Rediscovering My Limits

Well, it’s happened again.

I made it through eight whole days believing the lie, but today, I couldn’t do it.

Every year summer seems to do this to me. I start a new year with that feeling that I can do anything and everything. What do I mean? For starters, I start to assume that I can work and work without ever needing a break, ever. Then (since that was rational enough…) I add on the idea that following that up a solid day’s work with a few hours of school work at home at night is actually a sustainable plan. That’s logical, right?


I feel like I’ve been working pretty tirelessly (or so I told myself) to stay on top of things over the past two weeks. Most of the work I was putting in was on things I really enjoy working on and thinking about, things that really don’t feel like “work.” But even with circumstances as good as these, today was the day that reality set in: I have some definite limits.

At a distance, I can say the things you’re supposed to believe about that. Things like, “Everyone has their limits” and other ideas that are a lot easier to agree with in theory than in practice. That admission is a good thing, but it being good for me doesn’t make it any easier. After all, today was the first day I felt the scales tipping toward that feeling of being more overwhelmed with my to do list than I was excited about those big ideas.


I’m not sure what the percentages are, but I’m confident that although a portion of my desire to do things myself may be to serve others well, too much is motivated by pride that I can get things done the best way or fear that I might not be good enough to get it done. Because what would that mean? It sounds silly now, but I think I’ve thought that before.

It’s worth mentioning that this isn’t a result of who I work with. I work for a principal who is up for trying all sorts of new ideas and constantly works to meet the needs of students on our campus. The other assistant principals are a great group of leaders, and our campus leadership team is a cohesive group that continually goes above and beyond to help our students feel they are valued, capable learners.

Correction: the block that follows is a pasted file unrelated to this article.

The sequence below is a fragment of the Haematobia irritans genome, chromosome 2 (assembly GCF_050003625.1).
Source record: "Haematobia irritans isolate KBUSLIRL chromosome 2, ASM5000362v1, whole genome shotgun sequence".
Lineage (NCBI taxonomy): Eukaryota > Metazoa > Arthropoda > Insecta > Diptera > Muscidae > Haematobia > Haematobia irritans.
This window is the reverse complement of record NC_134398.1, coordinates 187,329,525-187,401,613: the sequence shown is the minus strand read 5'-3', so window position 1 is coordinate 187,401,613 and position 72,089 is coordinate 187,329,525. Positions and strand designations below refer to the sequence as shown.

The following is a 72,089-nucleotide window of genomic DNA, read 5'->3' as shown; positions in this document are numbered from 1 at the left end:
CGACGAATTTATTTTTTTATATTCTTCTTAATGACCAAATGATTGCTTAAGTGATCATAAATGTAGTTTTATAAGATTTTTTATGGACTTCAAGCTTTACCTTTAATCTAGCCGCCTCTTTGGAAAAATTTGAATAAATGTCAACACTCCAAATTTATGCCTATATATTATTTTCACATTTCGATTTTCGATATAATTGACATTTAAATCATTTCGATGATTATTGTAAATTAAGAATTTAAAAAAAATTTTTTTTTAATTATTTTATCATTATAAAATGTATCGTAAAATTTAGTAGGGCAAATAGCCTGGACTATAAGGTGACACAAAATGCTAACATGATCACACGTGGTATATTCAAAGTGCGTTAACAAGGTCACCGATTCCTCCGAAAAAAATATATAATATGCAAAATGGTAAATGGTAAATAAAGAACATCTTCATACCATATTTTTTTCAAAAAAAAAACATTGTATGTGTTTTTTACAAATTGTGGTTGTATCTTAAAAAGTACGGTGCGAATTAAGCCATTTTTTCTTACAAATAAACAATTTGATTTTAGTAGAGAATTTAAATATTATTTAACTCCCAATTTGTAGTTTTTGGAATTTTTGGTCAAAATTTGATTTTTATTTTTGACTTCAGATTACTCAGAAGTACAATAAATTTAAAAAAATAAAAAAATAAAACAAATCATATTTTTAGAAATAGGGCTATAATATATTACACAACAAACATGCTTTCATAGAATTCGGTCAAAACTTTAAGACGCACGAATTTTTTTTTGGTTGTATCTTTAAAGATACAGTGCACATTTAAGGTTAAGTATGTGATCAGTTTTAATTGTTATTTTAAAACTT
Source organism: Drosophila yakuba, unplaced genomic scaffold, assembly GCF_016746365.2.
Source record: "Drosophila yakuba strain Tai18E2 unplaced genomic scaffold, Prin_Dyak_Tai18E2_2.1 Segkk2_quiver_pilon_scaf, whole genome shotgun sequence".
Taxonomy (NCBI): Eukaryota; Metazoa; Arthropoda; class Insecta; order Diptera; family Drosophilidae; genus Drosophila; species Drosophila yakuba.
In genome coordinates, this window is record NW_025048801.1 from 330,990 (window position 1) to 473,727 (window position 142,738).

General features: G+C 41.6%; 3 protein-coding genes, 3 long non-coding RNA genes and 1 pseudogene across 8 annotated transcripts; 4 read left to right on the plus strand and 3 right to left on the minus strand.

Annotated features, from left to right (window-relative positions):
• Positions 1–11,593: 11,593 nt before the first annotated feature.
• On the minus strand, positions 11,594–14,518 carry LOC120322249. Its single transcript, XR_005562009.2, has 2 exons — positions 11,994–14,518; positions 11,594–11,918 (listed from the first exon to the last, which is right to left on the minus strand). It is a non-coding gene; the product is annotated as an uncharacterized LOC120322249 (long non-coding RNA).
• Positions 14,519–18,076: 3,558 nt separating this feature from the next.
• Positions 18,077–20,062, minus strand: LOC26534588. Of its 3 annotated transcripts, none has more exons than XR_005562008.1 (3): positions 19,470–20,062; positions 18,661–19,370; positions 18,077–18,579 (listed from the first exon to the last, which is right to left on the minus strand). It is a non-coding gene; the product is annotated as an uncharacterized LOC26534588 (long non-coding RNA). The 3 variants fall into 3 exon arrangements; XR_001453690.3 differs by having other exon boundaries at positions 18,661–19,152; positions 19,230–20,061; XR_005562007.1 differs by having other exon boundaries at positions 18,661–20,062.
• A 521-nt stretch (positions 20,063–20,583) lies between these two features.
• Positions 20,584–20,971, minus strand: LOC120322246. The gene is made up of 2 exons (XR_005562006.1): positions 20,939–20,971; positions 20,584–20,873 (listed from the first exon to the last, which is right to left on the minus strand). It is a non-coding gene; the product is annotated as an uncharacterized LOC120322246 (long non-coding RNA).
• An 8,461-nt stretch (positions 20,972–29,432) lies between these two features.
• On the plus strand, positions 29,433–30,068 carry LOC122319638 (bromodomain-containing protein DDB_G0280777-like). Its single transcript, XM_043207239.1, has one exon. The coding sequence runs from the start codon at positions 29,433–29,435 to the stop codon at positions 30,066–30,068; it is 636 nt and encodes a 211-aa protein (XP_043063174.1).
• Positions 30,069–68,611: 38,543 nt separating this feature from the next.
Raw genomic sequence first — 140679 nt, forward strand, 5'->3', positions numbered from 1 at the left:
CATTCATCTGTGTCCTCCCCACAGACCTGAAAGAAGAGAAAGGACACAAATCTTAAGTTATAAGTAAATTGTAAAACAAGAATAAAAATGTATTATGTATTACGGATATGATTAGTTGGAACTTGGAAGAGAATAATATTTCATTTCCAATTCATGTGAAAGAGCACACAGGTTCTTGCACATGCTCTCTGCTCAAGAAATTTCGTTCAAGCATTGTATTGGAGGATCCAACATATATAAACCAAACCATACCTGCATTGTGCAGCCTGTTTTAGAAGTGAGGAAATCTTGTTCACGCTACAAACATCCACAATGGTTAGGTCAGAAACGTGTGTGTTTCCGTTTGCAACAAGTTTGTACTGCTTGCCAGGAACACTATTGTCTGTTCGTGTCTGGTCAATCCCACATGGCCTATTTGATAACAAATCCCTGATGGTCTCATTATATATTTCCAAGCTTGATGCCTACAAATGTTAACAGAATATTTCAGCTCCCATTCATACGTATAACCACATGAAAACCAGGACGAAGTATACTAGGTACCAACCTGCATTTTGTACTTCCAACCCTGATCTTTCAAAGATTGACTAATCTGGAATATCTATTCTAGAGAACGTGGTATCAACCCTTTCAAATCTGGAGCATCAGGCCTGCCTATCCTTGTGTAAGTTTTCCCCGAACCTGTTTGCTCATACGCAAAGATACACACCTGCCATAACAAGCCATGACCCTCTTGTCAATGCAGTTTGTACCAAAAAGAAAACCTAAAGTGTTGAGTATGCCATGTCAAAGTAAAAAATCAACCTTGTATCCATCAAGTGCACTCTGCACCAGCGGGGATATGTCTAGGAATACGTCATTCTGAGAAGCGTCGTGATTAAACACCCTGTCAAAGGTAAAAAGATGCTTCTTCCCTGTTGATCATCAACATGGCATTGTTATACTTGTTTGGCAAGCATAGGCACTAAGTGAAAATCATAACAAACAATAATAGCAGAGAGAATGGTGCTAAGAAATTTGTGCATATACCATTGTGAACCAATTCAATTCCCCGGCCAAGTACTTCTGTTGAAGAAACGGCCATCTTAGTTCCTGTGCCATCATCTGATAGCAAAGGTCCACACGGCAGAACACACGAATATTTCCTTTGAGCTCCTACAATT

All that is to say that this is not a circumstances problem. It’s a me problem.

I suspect it’s also a problem others encounter.

I think people are wired up so that we naturally compare ourselves to one another (I wrote about it a while back), and I feel that the most on the days where I feel my limits. I don’t like that feeling of falling short, not being good enough. Even if that feeling only lasts for a short time while pursuing a worthwhile, challenging goal, I don’t like it. Not one bit.

But it’s going to be there. Either that, or I’m going to begin to live too safely, which seems far worse to me. And if I really believe that people can grow and that people are worth relentlessly serving, then I have to continue forward. I have to acknowledge my limits.

If I’m honest, I probably want to be known as the guy who can just keep going. Maybe it’s holdover from being a distance runner in high school, but that’s one of the places where I feel my limits most now. I just don’t have the time to do everything that could be done at school and still be a good husband and dad. 

I don’t have a pithy way to end this blog with a short and easy solution, and I’m good with that. Anyone who experiences this sort of feeling knows it’s far more complicated than a “3 ways to get past limits” post would be able to offer. What I can offer is the assurance that if any of this resonates with you, you are not alone. Maybe that’s not much, but it’s helpful for me to know that I’m not the only one pushing to do my best only to feel like I fall short.